We’ve written recently written about the number of harrowing stories of Cuban baseball players who have made their way from their home country to jobs in Major League Baseball. And how those stories often involve human trafficking, blackmail and worse. In February, an agent was indicted on human trafficking charges. There are other parallel investigations into this murky world.
Today federal prosecutors said that Cuban baseball players paid a South Florida-based smuggling ring more than $15 million to leave Cuba, complete with setups for phony documents, false identities and boat voyages to Mexico, Haiti and the Dominican Republic.
The revelations came in the form of an unsealed grand jury indictment against Bartolo Hernandez, a Florida-based sports agent, and two of his associates. It provides details about the smuggling of 17 Cuban players, among them Jose Abreu of the Chicago White Sox and Leonys Martin of the Seattle Mariners. The smugglers usually took a percentage of any Major League Baseball contract a player signed. Of course, given the dire circumstances in which the players found themselves, there are allegations that these monies were extracted under duress and that the circumstances of moving the players from one place to another involved force or fear or bodily harm.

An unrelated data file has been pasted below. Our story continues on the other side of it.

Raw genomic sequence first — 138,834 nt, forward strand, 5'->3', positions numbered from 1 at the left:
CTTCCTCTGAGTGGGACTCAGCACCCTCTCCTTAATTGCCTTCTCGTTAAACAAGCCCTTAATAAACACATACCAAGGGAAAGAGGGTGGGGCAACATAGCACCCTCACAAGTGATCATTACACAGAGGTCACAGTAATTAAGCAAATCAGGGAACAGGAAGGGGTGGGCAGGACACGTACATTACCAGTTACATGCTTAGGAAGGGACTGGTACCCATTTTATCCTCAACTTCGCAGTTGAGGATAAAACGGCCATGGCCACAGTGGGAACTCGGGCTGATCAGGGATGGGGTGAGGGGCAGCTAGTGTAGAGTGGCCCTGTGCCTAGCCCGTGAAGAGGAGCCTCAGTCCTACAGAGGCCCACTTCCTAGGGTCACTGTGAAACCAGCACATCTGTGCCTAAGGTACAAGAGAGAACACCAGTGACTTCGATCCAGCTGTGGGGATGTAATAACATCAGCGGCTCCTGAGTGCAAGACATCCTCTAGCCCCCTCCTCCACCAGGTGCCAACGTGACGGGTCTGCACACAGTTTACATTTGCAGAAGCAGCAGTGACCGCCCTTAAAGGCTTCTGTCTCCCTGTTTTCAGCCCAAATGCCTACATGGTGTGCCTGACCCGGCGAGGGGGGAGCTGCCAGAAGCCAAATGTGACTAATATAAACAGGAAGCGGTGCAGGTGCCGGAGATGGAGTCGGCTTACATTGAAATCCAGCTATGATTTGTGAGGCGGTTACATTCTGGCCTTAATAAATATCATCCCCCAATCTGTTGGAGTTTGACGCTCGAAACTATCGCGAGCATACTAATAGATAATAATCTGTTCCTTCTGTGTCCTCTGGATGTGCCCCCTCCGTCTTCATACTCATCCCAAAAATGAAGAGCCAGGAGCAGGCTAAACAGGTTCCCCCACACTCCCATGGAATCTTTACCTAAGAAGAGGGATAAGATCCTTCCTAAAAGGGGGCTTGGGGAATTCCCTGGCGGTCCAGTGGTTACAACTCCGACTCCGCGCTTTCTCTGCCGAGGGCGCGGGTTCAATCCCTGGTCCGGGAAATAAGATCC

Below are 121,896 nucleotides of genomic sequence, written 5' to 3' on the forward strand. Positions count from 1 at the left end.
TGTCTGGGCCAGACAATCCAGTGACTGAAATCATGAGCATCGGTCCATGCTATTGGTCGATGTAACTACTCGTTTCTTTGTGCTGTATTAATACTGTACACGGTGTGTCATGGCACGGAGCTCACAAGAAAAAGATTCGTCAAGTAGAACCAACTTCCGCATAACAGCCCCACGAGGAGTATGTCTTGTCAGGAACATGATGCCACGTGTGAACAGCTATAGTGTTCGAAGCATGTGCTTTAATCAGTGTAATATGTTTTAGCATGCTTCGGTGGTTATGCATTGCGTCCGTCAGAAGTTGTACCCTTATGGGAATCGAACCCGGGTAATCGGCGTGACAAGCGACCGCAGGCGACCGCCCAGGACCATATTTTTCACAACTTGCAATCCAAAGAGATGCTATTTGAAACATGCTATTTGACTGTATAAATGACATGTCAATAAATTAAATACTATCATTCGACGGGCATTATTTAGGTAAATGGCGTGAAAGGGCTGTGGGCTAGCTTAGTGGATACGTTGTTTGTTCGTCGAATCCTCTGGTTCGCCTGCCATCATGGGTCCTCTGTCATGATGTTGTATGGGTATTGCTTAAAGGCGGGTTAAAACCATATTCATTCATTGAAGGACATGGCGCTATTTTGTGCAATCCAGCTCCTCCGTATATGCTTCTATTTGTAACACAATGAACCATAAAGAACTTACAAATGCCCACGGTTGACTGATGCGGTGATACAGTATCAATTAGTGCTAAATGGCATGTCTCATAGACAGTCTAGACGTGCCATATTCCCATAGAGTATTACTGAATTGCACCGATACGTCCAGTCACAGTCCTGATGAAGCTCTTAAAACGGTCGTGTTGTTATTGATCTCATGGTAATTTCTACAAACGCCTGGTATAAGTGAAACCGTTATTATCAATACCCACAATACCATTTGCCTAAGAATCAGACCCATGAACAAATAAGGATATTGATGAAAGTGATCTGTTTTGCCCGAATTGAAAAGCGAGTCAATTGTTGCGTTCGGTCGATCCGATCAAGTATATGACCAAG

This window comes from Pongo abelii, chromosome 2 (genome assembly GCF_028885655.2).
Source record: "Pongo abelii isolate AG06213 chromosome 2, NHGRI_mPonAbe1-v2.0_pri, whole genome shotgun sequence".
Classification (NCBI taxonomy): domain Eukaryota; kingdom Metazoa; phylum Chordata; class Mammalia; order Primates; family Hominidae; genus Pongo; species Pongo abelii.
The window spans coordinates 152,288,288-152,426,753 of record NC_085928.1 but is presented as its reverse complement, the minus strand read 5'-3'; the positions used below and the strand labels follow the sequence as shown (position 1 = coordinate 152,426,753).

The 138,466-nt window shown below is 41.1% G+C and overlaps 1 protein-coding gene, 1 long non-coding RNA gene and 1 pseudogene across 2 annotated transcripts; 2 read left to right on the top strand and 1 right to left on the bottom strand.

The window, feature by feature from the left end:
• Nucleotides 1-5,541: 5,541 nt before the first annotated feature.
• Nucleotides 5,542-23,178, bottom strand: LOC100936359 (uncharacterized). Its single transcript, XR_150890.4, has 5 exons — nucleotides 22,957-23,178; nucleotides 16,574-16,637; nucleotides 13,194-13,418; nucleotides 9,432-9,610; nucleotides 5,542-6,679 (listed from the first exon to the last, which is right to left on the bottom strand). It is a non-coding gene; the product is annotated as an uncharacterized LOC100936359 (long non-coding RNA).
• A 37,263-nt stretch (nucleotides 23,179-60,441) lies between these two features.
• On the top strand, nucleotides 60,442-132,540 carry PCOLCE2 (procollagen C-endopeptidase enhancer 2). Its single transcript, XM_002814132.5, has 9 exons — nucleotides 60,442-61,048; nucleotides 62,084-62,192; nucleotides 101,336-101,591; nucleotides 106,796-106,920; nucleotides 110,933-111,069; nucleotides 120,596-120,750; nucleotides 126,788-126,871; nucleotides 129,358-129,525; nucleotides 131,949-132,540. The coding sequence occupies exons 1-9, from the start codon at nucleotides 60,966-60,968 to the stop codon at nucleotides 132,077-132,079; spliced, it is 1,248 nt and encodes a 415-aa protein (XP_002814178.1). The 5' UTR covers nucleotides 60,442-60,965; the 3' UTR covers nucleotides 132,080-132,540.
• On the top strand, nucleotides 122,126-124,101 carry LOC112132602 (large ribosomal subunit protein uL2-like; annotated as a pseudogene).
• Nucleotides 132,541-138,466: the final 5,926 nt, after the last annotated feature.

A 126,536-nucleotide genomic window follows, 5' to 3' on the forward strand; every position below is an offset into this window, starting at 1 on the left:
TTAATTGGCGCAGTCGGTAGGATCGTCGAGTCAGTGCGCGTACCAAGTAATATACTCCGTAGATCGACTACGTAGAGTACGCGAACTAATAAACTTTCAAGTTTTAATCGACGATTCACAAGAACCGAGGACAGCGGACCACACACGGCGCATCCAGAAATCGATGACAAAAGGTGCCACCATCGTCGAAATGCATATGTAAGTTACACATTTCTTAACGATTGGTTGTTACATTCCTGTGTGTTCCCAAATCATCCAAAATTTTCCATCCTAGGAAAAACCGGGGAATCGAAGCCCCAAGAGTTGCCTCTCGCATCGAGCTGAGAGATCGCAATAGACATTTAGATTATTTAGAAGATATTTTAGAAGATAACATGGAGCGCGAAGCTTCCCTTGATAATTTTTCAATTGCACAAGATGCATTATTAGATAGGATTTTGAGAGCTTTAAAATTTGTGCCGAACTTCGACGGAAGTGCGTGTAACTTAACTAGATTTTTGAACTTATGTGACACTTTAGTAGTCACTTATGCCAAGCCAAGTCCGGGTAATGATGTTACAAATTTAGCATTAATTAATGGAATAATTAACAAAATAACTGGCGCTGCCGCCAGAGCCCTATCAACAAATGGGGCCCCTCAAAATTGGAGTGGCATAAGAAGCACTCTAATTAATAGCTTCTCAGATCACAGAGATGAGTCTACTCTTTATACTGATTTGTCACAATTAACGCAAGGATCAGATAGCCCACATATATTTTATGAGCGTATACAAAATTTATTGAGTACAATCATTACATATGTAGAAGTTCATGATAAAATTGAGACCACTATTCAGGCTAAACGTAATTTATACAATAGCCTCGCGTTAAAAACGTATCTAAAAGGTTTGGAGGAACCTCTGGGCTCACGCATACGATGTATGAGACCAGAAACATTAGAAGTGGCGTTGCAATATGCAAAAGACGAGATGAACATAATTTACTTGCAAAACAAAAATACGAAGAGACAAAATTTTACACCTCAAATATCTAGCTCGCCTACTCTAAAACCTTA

An ugly world which, hopefully, will disappear as relations normalize between the U.S. and Cuba.